Every morning, I drive with my wife to work. My commute is the scariest part of my day – and not because of the traffic. It’s because I know that a routine traffic stop could lead to me being separated from my family forever.
I’m an undocumented immigrant, and New York will not currently allow me to get a driver’s license. For New Yorkers like me, it’s way past time for our state to step up and do what other states have done: ensure that all qualified drivers, regardless of immigration status, can have access to a license.
The attacks by the Trump Administration continue to get worse. Trump’s Immigration and Customs Enforcement (ICE) officers are using every excuse to detain and deport immigrants alike and tear us from our families, as they did in detaining 225 immigrant New Yorkers one recent week. They’re especially using minor traffic violations.
That’s why I recently joined fellow immigrants and advocates from across New York State to call on the State Legislature — starting with the Assembly — to restore access to driver’s licenses to all New Yorkers.
This bill would change my life, and my family’s too. I have lived in the United States for nearly 20 years and I wish I could be eligible to adjust my immigration status, but at the moment due to our current broken immigration system, that is not possible. There is no clear path for me to be able to adjust my immigration status, but other measures can be helpful to me and others like me.
I live in Long Island with my wife and two children. Every day, I leave my house to drive to work, with uncertainty and fear. Where I live, there is a lack of public transportation. It can take hours to get anywhere by bus or train, and taking a taxi is too expensive. I have to drive because I cannot afford to be late to my job and I need to be able to go to the store, take my children to their doctor appointments, and pick them up from school.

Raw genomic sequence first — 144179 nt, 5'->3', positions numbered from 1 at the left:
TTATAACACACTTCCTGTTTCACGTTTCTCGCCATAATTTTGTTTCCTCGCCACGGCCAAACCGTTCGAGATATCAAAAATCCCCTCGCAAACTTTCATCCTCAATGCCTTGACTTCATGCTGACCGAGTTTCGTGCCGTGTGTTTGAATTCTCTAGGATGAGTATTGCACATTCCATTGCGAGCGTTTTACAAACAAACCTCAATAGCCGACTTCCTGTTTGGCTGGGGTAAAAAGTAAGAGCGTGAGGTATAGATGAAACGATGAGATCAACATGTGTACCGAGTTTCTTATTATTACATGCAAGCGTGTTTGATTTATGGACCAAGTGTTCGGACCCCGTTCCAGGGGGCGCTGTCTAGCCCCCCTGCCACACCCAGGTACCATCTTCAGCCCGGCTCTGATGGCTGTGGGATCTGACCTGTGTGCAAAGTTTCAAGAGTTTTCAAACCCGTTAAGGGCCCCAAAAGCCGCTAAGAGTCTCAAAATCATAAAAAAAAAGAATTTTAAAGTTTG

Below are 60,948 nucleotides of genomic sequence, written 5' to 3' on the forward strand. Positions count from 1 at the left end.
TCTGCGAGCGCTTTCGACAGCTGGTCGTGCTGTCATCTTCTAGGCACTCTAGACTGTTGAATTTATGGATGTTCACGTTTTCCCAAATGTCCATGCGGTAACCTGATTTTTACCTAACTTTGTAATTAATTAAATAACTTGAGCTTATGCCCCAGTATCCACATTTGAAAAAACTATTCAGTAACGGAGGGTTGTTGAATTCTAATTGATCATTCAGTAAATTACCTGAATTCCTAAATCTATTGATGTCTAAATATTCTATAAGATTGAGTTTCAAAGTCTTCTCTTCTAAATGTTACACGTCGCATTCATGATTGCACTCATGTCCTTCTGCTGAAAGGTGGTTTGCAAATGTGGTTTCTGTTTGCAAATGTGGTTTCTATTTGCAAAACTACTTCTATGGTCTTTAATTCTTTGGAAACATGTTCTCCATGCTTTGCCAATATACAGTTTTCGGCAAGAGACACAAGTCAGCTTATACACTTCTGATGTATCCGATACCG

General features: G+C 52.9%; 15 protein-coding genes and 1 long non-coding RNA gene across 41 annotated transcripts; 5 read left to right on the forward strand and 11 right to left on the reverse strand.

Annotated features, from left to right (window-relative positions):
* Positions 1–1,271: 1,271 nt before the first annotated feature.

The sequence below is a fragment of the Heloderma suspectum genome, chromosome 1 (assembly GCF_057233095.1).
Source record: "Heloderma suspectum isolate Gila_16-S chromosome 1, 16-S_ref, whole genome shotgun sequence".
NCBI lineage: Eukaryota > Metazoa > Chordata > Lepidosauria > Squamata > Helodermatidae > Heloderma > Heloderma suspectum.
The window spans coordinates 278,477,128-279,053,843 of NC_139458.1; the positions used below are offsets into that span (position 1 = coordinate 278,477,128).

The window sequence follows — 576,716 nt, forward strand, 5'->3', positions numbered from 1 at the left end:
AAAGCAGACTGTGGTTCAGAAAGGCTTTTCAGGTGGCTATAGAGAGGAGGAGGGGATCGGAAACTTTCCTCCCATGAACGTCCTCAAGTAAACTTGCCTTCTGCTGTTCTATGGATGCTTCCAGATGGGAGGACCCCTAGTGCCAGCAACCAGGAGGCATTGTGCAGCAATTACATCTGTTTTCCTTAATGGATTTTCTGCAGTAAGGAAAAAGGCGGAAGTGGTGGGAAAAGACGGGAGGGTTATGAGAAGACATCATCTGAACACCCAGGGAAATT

I was once stopped at a traffic stop by police. I was given a ticket for driving without a license and needed to go to court. I couldn’t sleep due to the fear I felt of going to court and possibly being separated from my family. I went to court and, with the legal fees of my attorney, I ended up paying almost $700. Thankfully it wasn’t worse than that — and it now easily could be.
In my home country in Latin America, I had my driver’s license, but right now, due to my immigration status, I am not able to get a driver’s license in New York State.
Expanding access to driver’s licenses to all New Yorkers makes sense. If it passes, immigrants will be able to register, and insure their vehicles in New York, creating an economic boost. A 2017 analysis by the Fiscal Policy Institute determined that New York would receive an estimated $57 million in combined annual revenue.
Allowing driver’s licenses for all will improve public safety by making sure that all drivers on the road are licensed. States like California have already been experiencing the positive effects of granting undocumented immigrants access to driver’s licenses since 2015. A Stanford report released last year found there had been a significant decrease in hit-and-run accidents.
At a time when the Trump Administration’s attacks on our communities continue, passing this legislation would demonstrate that New York stands up for everyone, regardless of their immigration status. New York has delayed too long; we need to do more to stand against the White House anti-immigrant rhetoric now.
Obtaining a driver’s license will change my life, my family’s life, and that of thousands of New Yorkers. It would mean being able to pick up my children from school or take them to the doctor without fear. And it would help me to potentially get a promotion at my current job, or be able to look for better one.
There are 12 states, including Connecticut and Maryland, that currently allow undocumented immigrants access to driver’s licenses. The new governor of our neighboring state, New Jersey, has committed to follow those states and expand access to driver’s licenses. But we haven’t heard a commitment from Governor Cuomo yet. New York should be next.
Jorge Cotraro is a Long Island resident and a member of Make the Road New York, the largest grassroots community organization in New York offering services and organizing the immigrant community. On Twitter: @MakeTheRoadNY.